Costly signaling, power and religious behavior, or What can we learn from the Skoptsy?


Maciej Potz, University of Łódź, Poland

Date and Time

February 10, 2022 12:00 PM


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The focus of religion & politics research has been predominantly on the impact of religious actors on democratic and non-democratic political systems and religion-inspired political behavior. But to better understand the political significance of religion, it is necessary to look below this institutional level and adopt a micropolitical perspective which incorporates insights from fields such as behavioral ecology, social psychology or cognitive science to study the internal politics of religious communities.

Why is religion, despite its costly requirements and uncertain rewards, such a potent factor of mobilization? How does it legitimize claims for power and status? Why do religious groups significantly outlast secular ones? To address some of these questions, I examine political systems of communitarian religious groups – including the American Shakers and Russian Skoptsy – through the lenses of costly signaling theory of religion. This evolutionarily-informed theoretical framework contributes to the explanation of seemingly irrational and costly ascetic and ecstatic religious behavior not only as signals of commitment, but also as bids for power and status. The added value of such micropolitical study of religious communities is that it may shed light on the complex relationship between religion and political power in the early stages of human social development. But it also contributes to our understanding of some modern religio-political phenomena, such as various form of political sacrifice, including suicidal terrorism.

Maciej Potz
Maciej Potz is a professor of Political Science at the Department of Political Systems, Faculty of International and Political Studies, University of Łódź, Poland. He earned his Ph.D. in 2006 from the Silesian University in Katowice and his post-doctoral degree from the University of Łódź in 2017, both in Political Science. His primary area of interest is religion and politics, with special focus on theocracies (as a Foundation for Polish Science scholar, he studied Shaker and Mormon theocracies in the USA in 2009 and 2012) and political strategies of religious actors in contemporary democracies, especially in Poland and the USA. His other research interests include political theory (especially theory of power and democratic theory), comparative politics and, most recently, evolutionary political science.

Maciej Potz published three monographs: (i) Granice wolności religijnej [The Limits of Religous Liberty] 2008 (2nd ed. 2015), Wrocław: FNP, on religious freedom, church-state relations and confessional politics in the USA; (ii) Amerykańskie teokracje. Źródła i mechanizmy władzy usankcjonowanej religijnie [American Theocracies. The Sources and Mechanisms of Religion-Sanctioned Power] 2016, Łódź: UŁ, theorizing theocracy as a type of a political system and emprically exploring North American theocracies; (iii) Political Science of Religion: Theorizing the Political Role of Religion, 2020, London: Palgrave MacMillan – a theoretical framework for the analysis of religion’s impact on politics. He also authored several journal articles, including in Religion, State and Society, Journal of Political Power, Politics and Religion and Studia Religiologica.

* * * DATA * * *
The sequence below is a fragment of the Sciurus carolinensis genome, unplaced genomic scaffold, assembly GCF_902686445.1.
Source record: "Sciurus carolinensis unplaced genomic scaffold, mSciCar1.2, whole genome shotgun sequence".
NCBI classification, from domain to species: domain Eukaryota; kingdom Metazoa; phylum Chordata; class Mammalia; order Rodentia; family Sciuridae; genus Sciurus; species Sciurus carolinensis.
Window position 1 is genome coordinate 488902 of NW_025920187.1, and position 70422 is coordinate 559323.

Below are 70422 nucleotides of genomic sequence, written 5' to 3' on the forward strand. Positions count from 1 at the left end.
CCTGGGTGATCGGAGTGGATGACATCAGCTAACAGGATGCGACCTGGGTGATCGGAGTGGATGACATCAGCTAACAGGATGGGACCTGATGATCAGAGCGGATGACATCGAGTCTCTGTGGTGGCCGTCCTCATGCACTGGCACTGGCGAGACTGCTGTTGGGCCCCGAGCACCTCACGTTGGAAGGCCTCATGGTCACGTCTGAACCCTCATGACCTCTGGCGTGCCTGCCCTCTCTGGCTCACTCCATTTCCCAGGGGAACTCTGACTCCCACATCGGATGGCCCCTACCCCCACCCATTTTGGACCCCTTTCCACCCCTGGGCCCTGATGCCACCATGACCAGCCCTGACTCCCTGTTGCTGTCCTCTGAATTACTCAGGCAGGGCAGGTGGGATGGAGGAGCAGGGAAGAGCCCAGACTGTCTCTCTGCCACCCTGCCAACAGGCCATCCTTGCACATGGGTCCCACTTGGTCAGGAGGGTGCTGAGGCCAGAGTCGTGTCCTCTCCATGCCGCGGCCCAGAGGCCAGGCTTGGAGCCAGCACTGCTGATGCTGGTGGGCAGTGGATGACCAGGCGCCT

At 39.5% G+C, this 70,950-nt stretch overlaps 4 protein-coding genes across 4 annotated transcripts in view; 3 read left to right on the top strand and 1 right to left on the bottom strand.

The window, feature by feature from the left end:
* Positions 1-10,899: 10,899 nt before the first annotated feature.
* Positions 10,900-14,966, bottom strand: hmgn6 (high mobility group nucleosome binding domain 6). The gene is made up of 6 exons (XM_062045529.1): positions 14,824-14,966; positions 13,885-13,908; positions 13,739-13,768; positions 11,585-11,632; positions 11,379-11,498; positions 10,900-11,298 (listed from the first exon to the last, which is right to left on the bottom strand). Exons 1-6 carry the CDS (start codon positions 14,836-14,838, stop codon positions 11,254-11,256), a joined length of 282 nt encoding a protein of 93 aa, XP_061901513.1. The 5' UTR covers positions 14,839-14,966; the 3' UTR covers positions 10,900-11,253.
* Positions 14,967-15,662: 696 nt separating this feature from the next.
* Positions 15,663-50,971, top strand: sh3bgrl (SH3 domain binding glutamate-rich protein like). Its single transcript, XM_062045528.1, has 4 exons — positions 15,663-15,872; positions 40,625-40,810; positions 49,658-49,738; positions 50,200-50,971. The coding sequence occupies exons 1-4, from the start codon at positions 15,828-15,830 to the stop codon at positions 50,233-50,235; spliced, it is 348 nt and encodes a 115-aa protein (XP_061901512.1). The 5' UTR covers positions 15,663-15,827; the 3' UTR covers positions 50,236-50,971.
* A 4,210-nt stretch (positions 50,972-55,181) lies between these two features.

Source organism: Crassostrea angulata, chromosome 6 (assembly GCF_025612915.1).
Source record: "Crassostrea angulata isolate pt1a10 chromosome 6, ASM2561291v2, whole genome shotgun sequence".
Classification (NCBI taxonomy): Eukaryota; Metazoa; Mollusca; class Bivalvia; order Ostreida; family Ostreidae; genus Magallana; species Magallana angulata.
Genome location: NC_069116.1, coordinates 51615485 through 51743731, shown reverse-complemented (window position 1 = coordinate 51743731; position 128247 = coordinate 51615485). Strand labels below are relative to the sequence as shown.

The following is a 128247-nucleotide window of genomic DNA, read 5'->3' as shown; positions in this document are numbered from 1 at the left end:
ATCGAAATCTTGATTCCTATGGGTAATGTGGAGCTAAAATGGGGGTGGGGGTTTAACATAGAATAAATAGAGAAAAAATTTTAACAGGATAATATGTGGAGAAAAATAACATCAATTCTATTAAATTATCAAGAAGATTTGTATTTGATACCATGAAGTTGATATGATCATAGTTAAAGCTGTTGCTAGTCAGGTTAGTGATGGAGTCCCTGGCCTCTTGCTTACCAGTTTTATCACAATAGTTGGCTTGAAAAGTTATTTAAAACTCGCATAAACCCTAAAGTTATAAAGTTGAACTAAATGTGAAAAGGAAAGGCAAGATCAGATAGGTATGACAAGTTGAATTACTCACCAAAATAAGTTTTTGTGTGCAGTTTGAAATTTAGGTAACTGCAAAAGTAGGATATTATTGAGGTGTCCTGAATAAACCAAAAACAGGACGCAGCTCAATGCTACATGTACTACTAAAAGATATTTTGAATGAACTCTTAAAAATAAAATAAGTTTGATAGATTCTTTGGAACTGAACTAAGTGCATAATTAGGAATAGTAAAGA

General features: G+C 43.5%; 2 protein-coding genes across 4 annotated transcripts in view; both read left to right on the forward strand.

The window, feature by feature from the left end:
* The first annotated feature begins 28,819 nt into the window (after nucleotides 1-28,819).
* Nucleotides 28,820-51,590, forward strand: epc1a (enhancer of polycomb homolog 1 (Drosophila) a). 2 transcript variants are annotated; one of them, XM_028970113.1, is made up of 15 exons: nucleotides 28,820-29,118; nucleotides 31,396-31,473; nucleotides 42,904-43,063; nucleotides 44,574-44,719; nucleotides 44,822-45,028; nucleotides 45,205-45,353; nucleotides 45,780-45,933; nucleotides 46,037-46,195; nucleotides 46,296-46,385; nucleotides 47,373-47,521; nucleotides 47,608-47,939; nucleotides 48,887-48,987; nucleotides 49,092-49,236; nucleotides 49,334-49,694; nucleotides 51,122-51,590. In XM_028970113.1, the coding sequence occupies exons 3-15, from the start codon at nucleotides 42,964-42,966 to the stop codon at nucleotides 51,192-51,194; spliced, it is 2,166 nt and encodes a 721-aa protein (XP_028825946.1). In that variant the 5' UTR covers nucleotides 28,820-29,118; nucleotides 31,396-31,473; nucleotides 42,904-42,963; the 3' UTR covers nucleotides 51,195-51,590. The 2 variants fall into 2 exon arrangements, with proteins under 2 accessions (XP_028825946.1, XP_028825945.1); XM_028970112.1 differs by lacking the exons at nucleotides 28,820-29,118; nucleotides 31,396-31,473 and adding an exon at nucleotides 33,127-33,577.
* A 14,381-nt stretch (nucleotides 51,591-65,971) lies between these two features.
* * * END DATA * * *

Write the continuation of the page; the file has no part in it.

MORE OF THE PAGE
Maciej Potz has taught political science-related courses in the University of Lodz and, as guest lecturer, at other European universities, including University of the West of Scotland in Glasgow, Buskerund College and NTNU (Norway), University of Joensuu (Finland), University of La Laguna (Spain). He participated in a number of international conferences, including “XXI World IAHR Congress in Erfurt (2015), IPSA World Congresses of Political Science in Santiago (2019), Madrid (2012) and Poznań (2016), APSA Annual Meeting (forthcoming in 2021).  

The research project he will be pursuing at Stanford, entitled Costly signaling Under His Eye: explaining the commune longevity puzzle, uses costly signaling theory of religion to explore the determinants of cohesion and longevity of (communitarian) religious groups. It also proposes a novel political interpretation of signaling behavior. Over the next three years, he will head a research team undertaking an empirical study (funded by National Science Centre of Poland) of power and status in Catholic religious orders.

*If you need any disability-related accommodation, please contact: Shannon Johnson ( by February 3, 2022.

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